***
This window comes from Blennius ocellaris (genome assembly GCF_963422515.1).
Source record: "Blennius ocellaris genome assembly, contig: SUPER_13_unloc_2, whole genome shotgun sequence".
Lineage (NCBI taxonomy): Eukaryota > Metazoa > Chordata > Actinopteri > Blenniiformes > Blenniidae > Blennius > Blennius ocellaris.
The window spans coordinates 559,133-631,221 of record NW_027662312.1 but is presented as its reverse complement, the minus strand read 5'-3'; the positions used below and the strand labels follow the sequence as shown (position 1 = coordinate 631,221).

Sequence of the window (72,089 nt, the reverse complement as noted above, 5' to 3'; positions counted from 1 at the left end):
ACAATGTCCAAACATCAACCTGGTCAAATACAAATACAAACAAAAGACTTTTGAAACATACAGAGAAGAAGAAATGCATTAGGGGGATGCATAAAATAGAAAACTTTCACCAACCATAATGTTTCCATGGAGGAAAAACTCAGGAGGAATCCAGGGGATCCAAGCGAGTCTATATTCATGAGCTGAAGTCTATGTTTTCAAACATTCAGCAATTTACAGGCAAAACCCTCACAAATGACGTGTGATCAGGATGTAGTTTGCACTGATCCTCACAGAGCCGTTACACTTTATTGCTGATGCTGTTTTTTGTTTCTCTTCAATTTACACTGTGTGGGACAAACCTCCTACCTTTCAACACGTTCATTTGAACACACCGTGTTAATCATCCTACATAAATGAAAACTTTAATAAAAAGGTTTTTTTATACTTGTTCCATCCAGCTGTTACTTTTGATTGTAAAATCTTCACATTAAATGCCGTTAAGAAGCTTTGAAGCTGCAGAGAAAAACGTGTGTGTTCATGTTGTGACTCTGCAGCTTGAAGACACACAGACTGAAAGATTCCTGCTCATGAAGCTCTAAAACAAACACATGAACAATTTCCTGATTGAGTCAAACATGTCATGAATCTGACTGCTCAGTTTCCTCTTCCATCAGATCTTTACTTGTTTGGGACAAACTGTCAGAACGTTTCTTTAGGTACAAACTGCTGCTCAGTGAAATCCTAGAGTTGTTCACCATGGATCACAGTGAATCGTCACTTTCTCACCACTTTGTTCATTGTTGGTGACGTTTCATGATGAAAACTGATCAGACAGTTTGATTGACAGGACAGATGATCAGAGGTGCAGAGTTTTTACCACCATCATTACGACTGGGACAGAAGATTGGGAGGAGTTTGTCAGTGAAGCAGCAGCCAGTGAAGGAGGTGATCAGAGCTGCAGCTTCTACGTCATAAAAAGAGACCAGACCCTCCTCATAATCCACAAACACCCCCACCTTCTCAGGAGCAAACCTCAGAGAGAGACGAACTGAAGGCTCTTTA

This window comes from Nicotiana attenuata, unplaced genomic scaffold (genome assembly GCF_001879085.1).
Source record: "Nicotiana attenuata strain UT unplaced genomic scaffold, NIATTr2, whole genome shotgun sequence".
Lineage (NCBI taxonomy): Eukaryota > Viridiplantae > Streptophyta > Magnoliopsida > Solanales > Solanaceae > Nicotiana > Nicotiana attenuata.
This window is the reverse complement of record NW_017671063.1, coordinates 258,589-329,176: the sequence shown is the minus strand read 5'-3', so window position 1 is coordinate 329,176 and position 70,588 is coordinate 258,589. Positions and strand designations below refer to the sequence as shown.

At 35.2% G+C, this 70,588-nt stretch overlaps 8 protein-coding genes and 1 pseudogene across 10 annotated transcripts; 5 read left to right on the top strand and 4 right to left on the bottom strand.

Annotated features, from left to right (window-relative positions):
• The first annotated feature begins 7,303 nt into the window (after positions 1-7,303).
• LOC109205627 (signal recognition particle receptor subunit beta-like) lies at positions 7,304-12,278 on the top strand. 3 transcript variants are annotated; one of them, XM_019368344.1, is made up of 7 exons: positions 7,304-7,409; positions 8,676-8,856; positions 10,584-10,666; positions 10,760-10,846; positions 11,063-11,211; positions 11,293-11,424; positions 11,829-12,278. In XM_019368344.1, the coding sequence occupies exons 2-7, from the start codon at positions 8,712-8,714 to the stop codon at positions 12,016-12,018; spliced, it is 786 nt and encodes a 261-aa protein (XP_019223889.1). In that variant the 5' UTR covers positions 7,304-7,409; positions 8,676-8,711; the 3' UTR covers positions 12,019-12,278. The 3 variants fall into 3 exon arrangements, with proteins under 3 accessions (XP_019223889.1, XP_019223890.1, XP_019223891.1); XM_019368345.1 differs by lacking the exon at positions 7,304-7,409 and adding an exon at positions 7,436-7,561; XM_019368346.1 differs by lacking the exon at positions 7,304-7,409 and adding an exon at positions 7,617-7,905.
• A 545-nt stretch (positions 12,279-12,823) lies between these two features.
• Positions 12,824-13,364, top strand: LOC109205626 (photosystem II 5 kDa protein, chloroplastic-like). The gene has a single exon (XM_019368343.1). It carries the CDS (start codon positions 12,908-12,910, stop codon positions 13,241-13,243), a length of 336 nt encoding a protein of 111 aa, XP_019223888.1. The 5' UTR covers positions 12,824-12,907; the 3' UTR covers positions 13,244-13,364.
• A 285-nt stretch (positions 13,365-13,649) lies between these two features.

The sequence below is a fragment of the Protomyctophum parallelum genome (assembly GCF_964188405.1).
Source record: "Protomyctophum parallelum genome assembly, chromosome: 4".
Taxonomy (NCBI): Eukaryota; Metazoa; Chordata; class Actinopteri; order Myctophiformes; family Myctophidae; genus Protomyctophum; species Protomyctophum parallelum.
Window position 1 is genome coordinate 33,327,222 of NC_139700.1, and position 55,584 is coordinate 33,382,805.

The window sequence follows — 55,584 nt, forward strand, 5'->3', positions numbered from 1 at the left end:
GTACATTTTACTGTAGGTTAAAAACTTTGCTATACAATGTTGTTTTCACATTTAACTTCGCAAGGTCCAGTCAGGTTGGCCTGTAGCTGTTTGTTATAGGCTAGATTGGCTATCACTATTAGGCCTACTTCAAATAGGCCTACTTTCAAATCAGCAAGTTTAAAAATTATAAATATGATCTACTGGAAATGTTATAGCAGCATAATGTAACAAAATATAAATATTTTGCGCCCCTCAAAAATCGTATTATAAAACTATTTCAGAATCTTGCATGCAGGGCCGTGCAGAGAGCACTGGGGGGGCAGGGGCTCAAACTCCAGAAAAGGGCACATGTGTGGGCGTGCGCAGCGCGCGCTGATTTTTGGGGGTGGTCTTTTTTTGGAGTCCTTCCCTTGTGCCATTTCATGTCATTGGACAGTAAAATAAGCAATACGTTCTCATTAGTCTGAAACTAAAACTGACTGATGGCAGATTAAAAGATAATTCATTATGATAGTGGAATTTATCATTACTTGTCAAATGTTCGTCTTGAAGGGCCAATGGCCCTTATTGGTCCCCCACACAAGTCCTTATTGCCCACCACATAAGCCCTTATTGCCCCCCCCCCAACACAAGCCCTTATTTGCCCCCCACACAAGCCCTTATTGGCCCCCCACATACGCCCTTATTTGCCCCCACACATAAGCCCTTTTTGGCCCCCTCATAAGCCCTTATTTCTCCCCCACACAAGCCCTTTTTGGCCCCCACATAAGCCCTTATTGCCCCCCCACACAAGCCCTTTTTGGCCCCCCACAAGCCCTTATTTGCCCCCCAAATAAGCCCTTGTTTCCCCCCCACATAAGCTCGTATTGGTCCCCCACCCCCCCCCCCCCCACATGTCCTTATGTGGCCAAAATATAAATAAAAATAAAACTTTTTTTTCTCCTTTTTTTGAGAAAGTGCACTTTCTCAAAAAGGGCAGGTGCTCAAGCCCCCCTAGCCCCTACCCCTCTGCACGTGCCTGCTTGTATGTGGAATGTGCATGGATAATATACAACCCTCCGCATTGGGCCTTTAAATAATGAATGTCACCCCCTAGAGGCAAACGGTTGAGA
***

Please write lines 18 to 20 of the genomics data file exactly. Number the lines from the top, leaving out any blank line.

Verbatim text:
The sequence below is a fragment of the Protomyctophum parallelum genome (assembly GCF_964188405.1).
Source record: "Protomyctophum parallelum genome assembly, chromosome: 4".
Taxonomy (NCBI): Eukaryota; Metazoa; Chordata; class Actinopteri; order Myctophiformes; family Myctophidae; genus Protomyctophum; species Protomyctophum parallelum.